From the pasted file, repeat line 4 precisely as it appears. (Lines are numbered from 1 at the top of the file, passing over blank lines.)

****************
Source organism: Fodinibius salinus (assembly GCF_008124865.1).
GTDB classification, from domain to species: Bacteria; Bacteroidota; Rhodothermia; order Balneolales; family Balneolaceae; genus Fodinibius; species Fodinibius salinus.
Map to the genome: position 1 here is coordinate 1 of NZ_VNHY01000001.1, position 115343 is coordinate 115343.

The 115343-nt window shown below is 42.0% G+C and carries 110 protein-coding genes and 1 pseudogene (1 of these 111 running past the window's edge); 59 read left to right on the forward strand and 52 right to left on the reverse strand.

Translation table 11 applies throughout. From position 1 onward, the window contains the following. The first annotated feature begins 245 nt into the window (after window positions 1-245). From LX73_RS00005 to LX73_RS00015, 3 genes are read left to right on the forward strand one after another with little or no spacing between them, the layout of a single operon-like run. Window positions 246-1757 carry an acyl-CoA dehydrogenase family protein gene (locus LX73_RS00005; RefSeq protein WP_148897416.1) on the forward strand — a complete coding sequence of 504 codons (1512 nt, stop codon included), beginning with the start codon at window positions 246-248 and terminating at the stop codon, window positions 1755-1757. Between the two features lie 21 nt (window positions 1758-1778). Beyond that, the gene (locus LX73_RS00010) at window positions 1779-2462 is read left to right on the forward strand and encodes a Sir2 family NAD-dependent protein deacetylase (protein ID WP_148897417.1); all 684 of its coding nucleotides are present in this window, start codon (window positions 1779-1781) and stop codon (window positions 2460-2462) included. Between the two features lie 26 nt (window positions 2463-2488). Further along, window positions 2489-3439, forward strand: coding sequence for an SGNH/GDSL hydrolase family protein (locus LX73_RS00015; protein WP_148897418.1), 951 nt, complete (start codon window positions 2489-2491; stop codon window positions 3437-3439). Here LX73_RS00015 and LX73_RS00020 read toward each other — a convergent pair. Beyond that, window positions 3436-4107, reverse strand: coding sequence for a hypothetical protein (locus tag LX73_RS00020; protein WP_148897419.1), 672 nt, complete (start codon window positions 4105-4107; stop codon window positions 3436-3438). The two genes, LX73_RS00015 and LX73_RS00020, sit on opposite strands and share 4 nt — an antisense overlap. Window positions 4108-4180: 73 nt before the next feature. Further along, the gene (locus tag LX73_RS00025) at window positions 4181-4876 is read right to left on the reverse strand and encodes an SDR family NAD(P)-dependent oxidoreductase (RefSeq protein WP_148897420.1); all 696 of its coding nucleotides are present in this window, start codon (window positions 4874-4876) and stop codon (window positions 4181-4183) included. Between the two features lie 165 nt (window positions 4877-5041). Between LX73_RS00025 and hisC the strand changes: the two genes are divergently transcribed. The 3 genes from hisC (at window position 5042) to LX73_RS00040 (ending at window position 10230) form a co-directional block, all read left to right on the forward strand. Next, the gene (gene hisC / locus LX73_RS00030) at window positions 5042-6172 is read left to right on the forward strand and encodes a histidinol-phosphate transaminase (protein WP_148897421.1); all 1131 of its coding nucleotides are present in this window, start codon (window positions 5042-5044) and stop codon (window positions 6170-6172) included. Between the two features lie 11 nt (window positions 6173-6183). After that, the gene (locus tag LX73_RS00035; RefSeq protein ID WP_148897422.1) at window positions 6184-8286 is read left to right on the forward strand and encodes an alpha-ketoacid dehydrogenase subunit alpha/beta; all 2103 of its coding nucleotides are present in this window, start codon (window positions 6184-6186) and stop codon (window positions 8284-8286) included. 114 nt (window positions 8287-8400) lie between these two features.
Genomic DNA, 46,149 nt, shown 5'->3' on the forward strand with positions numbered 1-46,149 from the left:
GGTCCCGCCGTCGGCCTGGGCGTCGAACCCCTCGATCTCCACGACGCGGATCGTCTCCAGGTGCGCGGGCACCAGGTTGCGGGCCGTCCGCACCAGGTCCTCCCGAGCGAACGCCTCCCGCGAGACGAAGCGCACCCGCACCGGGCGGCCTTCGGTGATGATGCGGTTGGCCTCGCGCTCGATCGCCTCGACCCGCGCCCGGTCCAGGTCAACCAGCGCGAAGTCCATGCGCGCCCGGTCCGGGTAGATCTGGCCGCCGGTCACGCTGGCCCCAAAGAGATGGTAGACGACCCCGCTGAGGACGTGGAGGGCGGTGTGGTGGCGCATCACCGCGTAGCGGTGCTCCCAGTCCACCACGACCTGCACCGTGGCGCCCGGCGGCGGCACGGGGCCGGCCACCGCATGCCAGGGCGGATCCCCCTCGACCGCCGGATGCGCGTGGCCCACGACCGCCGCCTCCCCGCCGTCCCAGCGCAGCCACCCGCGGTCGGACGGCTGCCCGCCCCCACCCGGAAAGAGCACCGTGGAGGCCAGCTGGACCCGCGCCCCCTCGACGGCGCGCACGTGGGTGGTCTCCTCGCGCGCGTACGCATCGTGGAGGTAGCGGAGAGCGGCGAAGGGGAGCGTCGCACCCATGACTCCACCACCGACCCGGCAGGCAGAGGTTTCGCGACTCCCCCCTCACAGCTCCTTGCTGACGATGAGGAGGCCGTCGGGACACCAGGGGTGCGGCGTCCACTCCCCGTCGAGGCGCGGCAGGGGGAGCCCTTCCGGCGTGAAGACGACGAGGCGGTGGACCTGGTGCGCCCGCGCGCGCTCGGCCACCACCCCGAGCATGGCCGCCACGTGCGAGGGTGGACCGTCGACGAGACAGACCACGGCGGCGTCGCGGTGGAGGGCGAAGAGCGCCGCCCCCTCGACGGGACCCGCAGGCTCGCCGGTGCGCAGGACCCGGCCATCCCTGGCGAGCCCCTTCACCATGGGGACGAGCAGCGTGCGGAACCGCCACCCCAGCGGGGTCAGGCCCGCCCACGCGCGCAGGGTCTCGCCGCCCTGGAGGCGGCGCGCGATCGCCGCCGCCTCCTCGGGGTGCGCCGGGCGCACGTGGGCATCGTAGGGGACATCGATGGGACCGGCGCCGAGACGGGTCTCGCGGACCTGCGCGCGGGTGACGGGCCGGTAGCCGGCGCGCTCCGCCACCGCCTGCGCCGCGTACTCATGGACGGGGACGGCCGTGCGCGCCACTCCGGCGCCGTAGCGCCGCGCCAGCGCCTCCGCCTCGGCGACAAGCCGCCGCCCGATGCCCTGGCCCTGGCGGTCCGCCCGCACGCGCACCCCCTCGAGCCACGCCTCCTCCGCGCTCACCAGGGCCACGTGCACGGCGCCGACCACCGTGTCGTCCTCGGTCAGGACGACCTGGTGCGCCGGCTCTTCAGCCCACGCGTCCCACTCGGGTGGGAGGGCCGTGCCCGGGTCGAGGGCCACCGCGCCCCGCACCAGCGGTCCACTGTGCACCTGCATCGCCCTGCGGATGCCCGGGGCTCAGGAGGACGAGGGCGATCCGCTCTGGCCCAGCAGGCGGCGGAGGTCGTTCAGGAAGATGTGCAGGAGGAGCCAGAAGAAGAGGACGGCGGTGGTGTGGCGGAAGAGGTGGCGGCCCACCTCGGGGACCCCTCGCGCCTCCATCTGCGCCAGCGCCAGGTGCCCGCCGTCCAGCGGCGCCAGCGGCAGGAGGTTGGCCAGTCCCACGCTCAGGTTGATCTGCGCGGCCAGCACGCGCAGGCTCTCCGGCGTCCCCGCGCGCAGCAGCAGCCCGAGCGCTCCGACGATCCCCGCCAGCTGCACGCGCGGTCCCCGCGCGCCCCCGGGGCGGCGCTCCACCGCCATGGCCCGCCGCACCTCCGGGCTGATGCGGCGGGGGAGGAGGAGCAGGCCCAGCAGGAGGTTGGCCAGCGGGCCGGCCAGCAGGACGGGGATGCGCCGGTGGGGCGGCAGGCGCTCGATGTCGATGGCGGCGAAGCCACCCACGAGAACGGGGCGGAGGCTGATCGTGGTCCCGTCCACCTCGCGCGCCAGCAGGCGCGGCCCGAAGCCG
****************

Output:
The 115343-nt window shown below is 42.0% G+C and carries 110 protein-coding genes and 1 pseudogene (1 of these 111 running past the window's edge); 59 read left to right on the forward strand and 52 right to left on the reverse strand.